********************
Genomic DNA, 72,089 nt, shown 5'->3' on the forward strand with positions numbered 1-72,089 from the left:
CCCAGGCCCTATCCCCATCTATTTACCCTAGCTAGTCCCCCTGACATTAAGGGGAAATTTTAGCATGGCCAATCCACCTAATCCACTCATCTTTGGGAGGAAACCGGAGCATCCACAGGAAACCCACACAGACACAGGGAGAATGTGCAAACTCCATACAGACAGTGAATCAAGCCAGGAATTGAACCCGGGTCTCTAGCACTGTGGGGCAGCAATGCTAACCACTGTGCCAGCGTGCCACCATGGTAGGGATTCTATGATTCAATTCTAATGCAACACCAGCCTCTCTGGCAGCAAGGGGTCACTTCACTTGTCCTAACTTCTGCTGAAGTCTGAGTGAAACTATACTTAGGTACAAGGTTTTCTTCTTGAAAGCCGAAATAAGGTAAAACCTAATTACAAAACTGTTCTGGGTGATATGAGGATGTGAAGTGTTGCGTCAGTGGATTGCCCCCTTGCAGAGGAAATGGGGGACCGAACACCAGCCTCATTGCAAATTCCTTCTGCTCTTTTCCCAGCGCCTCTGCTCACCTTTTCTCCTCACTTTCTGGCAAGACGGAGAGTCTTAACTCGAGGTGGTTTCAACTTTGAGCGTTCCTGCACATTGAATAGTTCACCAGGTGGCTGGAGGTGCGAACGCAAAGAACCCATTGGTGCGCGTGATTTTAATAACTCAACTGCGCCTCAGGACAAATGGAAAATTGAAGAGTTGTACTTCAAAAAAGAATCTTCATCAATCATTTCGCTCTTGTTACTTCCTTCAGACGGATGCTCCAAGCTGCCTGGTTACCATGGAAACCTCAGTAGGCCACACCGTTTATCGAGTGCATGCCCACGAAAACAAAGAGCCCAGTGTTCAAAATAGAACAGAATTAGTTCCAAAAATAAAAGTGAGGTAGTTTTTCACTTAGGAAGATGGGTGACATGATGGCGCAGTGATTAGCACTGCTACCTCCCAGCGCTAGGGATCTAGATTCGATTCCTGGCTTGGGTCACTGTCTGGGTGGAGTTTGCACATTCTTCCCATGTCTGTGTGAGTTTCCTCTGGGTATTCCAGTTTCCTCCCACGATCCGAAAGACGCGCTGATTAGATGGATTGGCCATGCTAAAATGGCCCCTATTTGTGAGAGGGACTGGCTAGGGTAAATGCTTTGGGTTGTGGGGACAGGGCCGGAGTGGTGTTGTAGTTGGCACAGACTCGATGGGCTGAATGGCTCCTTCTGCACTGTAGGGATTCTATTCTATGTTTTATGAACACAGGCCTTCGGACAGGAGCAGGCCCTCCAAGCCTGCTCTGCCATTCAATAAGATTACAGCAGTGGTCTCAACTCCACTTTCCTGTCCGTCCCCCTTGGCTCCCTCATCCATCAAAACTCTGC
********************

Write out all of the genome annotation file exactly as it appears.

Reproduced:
Genomic DNA, 72,089 nt, shown 5'->3' on the forward strand with positions numbered 1-72,089 from the left:
CCCAGGCCCTATCCCCATCTATTTACCCTAGCTAGTCCCCCTGACATTAAGGGGAAATTTTAGCATGGCCAATCCACCTAATCCACTCATCTTTGGGAGGAAACCGGAGCATCCACAGGAAACCCACACAGACACAGGGAGAATGTGCAAACTCCATACAGACAGTGAATCAAGCCAGGAATTGAACCCGGGTCTCTAGCACTGTGGGGCAGCAATGCTAACCACTGTGCCAGCGTGCCACCATGGTAGGGATTCTATGATTCAATTCTAATGCAACACCAGCCTCTCTGGCAGCAAGGGGTCACTTCACTTGTCCTAACTTCTGCTGAAGTCTGAGTGAAACTATACTTAGGTACAAGGTTTTCTTCTTGAAAGCCGAAATAAGGTAAAACCTAATTACAAAACTGTTCTGGGTGATATGAGGATGTGAAGTGTTGCGTCAGTGGATTGCCCCCTTGCAGAGGAAATGGGGGACCGAACACCAGCCTCATTGCAAATTCCTTCTGCTCTTTTCCCAGCGCCTCTGCTCACCTTTTCTCCTCACTTTCTGGCAAGACGGAGAGTCTTAACTCGAGGTGGTTTCAACTTTGAGCGTTCCTGCACATTGAATAGTTCACCAGGTGGCTGGAGGTGCGAACGCAAAGAACCCATTGGTGCGCGTGATTTTAATAACTCAACTGCGCCTCAGGACAAATGGAAAATTGAAGAGTTGTACTTCAAAAAAGAATCTTCATCAATCATTTCGCTCTTGTTACTTCCTTCAGACGGATGCTCCAAGCTGCCTGGTTACCATGGAAACCTCAGTAGGCCACACCGTTTATCGAGTGCATGCCCACGAAAACAAAGAGCCCAGTGTTCAAAATAGAACAGAATTAGTTCCAAAAATAAAAGTGAGGTAGTTTTTCACTTAGGAAGATGGGTGACATGATGGCGCAGTGATTAGCACTGCTACCTCCCAGCGCTAGGGATCTAGATTCGATTCCTGGCTTGGGTCACTGTCTGGGTGGAGTTTGCACATTCTTCCCATGTCTGTGTGAGTTTCCTCTGGGTATTCCAGTTTCCTCCCACGATCCGAAAGACGCGCTGATTAGATGGATTGGCCATGCTAAAATGGCCCCTATTTGTGAGAGGGACTGGCTAGGGTAAATGCTTTGGGTTGTGGGGACAGGGCCGGAGTGGTGTTGTAGTTGGCACAGACTCGATGGGCTGAATGGCTCCTTCTGCACTGTAGGGATTCTATTCTATGTTTTATGAACACAGGCCTTCGGACAGGAGCAGGCCCTCCAAGCCTGCTCTGCCATTCAATAAGATTACAGCAGTGGTCTCAACTCCACTTTCCTGTCCGTCCCCCTTGGCTCCCTCATCCATCAAAACTCTGC